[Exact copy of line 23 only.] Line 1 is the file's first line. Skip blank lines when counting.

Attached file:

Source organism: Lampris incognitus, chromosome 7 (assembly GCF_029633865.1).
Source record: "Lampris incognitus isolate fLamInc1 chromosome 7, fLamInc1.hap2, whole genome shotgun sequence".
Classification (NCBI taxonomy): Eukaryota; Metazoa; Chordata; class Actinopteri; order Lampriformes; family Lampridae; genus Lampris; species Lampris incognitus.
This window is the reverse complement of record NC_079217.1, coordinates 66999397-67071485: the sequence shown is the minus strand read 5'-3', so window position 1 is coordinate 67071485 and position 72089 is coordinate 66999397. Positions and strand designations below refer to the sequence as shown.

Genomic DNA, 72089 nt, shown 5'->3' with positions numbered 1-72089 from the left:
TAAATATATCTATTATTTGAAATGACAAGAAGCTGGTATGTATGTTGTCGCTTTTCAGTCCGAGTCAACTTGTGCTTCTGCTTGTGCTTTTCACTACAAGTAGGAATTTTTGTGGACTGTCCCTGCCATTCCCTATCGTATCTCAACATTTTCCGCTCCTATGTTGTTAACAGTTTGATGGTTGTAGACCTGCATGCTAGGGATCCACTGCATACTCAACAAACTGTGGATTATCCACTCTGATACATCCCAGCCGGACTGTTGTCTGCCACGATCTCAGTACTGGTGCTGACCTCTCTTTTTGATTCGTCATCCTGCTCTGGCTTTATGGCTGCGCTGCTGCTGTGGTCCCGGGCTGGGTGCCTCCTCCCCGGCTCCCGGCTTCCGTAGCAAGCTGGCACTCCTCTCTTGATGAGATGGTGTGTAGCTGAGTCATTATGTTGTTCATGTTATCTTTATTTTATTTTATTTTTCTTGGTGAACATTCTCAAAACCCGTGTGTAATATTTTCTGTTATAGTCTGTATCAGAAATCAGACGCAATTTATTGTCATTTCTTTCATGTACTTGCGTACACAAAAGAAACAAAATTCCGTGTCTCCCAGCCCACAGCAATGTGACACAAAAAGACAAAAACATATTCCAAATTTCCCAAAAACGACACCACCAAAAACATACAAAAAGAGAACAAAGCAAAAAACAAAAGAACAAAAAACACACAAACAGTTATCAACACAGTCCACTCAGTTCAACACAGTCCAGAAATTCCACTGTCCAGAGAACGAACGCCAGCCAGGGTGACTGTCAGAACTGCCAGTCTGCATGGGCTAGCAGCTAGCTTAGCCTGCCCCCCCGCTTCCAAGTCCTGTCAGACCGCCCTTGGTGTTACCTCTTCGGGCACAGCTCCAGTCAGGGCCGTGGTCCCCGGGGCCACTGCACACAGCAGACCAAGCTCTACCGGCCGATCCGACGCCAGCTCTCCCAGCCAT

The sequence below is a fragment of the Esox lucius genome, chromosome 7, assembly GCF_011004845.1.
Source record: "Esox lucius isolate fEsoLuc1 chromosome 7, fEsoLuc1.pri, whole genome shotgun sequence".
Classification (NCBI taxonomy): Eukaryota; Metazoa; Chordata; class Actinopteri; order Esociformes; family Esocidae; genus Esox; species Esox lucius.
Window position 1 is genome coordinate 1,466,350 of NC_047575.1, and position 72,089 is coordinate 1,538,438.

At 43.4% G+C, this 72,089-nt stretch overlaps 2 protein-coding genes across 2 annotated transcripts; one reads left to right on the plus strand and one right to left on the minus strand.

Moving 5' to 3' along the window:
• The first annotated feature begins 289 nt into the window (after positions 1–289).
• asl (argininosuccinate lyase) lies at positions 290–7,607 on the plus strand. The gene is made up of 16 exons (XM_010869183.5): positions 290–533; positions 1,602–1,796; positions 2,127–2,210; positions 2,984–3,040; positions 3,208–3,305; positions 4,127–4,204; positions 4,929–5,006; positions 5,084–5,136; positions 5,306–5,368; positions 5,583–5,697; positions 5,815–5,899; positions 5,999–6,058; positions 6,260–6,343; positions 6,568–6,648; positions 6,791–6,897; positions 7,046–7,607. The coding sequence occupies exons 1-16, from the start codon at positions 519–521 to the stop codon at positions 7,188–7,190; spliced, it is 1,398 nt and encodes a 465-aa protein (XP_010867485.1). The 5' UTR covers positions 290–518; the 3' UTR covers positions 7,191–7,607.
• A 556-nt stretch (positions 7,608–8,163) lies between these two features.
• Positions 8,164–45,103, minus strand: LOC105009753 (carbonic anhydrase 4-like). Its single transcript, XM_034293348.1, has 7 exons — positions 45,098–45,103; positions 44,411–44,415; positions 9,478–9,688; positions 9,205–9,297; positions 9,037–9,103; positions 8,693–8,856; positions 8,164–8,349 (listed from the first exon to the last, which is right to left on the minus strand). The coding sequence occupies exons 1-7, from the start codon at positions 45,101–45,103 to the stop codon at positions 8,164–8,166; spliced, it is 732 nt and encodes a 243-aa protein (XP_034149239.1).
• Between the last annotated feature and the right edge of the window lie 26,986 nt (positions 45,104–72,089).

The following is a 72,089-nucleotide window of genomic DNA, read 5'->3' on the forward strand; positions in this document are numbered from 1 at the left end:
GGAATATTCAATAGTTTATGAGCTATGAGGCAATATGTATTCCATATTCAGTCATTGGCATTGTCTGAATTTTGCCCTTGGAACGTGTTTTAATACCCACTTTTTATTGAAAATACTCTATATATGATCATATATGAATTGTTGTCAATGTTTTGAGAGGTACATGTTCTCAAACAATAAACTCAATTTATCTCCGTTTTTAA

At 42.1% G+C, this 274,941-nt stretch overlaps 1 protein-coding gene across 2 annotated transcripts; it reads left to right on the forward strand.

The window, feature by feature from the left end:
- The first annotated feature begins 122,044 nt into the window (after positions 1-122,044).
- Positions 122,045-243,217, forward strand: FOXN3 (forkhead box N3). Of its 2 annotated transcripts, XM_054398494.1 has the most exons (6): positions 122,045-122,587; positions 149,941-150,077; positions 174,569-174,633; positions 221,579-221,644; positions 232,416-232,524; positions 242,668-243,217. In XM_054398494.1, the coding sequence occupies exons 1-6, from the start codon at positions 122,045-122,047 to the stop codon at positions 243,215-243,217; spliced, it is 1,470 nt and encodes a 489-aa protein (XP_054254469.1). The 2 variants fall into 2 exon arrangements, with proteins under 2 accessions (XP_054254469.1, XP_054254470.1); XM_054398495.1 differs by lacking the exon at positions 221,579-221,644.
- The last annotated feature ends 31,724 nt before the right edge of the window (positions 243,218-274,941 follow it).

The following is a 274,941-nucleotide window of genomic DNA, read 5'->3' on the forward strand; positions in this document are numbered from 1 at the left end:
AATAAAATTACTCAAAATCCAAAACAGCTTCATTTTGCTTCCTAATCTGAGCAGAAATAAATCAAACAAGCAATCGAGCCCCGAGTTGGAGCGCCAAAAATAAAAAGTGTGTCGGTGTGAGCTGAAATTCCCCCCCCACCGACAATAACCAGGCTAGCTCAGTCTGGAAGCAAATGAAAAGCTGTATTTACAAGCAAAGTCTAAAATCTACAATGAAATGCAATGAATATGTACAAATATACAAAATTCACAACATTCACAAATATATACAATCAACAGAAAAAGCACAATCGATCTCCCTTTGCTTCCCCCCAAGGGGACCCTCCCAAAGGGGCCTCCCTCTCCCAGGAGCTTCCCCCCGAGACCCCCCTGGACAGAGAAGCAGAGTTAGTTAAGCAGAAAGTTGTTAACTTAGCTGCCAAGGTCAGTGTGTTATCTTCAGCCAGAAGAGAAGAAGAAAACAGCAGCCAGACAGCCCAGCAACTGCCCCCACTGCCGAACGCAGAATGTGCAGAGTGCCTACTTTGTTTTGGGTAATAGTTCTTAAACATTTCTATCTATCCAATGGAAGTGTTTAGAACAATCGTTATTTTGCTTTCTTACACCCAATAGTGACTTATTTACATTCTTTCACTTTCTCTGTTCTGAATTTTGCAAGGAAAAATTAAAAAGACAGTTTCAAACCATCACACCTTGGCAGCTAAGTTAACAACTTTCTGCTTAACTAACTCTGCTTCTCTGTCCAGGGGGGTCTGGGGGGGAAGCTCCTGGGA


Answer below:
- Positions 122,045-243,217, forward strand: FOXN3 (forkhead box N3). Of its 2 annotated transcripts, XM_054398494.1 has the most exons (6): positions 122,045-122,587; positions 149,941-150,077; positions 174,569-174,633; positions 221,579-221,644; positions 232,416-232,524; positions 242,668-243,217. In XM_054398494.1, the coding sequence occupies exons 1-6, from the start codon at positions 122,045-122,047 to the stop codon at positions 243,215-243,217; spliced, it is 1,470 nt and encodes a 489-aa protein (XP_054254469.1). The 2 variants fall into 2 exon arrangements, with proteins under 2 accessions (XP_054254469.1, XP_054254470.1); XM_054398495.1 differs by lacking the exon at positions 221,579-221,644.